That’s why different wood stains from different brands have minor and sometimes significant differences.

Before applying any wood finish check their instructions including surface preparation, thinning, application, and finishing. If something is not clear, contact the brand for clarification. 

7. You have not prepped the wood before applying the Stain

This is a common mistake with beginners, where they fail to prep the wood before staining. This is how to prepare wood for staining.

a)   Fix defects such as holes and splits using a grain filler and remove any protruding nails.

b)   Sand the wood starting with coarse-grit sandpaper and finishing off with fine-grit sandpaper. Avoid using a very fine grit that can close the pores.

c)    Condition the wood to open the pores using distilled water or a conditioner.

d)   Apply the stain following the instructions.

8. Using a low-quality stain

 Your wood may also be failing to stain if the stain is low quality. That’s why it’s recommended to buy stains from a reputable brand.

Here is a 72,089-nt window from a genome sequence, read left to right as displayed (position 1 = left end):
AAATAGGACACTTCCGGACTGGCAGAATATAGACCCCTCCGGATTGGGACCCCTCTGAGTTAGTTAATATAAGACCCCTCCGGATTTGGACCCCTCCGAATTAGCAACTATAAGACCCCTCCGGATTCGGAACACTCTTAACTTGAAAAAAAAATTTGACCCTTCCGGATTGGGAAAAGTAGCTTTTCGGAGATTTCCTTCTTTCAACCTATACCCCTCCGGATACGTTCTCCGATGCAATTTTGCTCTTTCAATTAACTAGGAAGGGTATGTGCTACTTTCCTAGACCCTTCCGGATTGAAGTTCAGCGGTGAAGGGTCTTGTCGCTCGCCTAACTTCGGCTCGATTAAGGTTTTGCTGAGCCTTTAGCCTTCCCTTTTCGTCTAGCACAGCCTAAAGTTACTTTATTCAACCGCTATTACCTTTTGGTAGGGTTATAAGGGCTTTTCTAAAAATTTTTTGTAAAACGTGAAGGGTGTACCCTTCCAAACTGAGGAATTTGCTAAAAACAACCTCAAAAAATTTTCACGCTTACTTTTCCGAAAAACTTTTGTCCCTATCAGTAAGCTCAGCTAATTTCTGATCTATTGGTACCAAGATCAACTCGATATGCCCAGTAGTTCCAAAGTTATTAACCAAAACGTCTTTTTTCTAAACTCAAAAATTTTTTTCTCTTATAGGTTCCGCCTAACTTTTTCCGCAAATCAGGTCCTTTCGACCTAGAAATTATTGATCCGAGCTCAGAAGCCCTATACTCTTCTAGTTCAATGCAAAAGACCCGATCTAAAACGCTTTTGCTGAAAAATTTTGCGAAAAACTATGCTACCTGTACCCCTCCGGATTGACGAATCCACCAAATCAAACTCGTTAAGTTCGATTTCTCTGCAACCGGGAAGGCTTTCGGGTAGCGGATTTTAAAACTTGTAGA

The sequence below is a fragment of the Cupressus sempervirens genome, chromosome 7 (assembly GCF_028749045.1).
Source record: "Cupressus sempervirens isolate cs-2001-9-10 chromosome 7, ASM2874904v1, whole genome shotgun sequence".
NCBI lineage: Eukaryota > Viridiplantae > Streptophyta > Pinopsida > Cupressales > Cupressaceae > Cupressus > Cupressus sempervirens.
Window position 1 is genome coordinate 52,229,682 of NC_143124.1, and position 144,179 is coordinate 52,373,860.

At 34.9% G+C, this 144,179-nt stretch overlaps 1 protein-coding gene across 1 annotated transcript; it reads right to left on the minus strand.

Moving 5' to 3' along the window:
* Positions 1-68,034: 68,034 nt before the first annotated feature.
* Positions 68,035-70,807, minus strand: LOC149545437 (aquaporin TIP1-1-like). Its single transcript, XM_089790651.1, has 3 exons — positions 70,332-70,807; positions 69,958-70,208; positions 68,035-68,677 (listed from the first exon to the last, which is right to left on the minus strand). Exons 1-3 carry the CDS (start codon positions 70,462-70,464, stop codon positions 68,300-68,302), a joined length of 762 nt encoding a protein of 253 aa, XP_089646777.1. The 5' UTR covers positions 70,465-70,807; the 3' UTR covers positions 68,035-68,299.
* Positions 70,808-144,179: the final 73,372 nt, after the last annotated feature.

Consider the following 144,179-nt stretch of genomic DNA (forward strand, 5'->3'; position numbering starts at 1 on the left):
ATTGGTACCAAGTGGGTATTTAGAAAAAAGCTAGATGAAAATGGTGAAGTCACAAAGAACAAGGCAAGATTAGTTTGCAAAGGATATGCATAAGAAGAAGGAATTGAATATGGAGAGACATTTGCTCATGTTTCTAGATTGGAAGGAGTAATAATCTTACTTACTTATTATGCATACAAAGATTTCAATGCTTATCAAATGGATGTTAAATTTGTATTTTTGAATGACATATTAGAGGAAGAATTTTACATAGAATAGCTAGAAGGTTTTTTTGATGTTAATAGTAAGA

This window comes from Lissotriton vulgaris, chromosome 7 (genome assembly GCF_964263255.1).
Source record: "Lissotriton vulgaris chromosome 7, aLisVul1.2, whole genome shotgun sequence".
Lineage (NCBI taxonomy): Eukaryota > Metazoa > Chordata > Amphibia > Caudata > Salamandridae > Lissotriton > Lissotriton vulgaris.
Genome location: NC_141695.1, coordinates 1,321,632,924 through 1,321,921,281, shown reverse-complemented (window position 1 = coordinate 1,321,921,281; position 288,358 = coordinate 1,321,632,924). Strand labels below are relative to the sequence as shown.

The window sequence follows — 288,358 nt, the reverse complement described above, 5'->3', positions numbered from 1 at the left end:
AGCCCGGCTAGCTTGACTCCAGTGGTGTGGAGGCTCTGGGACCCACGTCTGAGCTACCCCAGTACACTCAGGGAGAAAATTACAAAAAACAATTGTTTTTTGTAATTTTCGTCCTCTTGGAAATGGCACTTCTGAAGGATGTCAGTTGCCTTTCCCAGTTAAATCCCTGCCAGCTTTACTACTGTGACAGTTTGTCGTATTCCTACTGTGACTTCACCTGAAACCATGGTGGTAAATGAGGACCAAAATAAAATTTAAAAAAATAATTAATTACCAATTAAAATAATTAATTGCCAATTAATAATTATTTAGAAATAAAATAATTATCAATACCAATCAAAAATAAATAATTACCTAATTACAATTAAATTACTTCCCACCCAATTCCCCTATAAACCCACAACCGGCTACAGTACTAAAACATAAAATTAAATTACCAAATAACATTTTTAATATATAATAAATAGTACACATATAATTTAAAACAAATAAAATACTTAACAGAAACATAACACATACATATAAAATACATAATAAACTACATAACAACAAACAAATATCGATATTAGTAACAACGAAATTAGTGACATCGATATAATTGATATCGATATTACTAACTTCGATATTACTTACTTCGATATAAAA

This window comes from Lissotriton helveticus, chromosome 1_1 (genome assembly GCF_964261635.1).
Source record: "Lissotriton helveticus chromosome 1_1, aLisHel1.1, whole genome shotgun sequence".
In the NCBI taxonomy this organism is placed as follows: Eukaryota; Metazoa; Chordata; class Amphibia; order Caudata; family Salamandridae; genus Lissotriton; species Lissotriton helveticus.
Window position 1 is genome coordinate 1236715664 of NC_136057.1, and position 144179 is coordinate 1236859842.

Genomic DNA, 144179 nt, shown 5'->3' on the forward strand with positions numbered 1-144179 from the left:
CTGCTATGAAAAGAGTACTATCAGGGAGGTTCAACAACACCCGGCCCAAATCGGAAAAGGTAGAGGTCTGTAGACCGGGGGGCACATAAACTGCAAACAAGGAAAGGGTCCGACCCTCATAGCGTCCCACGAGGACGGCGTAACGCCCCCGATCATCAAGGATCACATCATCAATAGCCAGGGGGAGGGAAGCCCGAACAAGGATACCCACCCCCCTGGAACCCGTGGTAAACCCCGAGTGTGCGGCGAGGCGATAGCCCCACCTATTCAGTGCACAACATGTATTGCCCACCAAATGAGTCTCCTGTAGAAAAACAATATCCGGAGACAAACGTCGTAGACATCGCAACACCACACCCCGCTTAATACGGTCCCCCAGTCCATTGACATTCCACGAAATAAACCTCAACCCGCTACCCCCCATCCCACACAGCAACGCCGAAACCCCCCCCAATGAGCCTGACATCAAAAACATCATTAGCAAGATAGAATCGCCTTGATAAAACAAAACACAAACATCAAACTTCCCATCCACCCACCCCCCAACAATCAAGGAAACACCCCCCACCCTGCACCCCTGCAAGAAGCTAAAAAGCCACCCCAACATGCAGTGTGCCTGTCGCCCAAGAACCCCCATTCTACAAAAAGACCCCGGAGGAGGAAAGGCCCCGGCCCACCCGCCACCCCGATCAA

9. Mixing wood stains

While it’s okay to mix related wood stains to get a custom color, sometimes wood stains may react with each other affecting the quality of the final stain.

While this is not common, it’s a possibility especially when you mix stains from different brands if they have different formulations. Remember you can only mix the same type of wood stain.

You cannot mix a water-based stain with an oil-based stain.

10. The wood is wet

Another reason for stains not adhering to wood is if it’s wet or damp. When wood is wet all the pores are usually filled with water which will make it impossible for the stain to penetrate.

This also applies to staining outdoor wood such as the deck after rain. Wait for at least 48 hours for the deck or any other structure to dry.

Also, make sure to use a moisture meter to make sure the moisture levels are optimum for stain application (below 15%).

11. Not letting the stain dry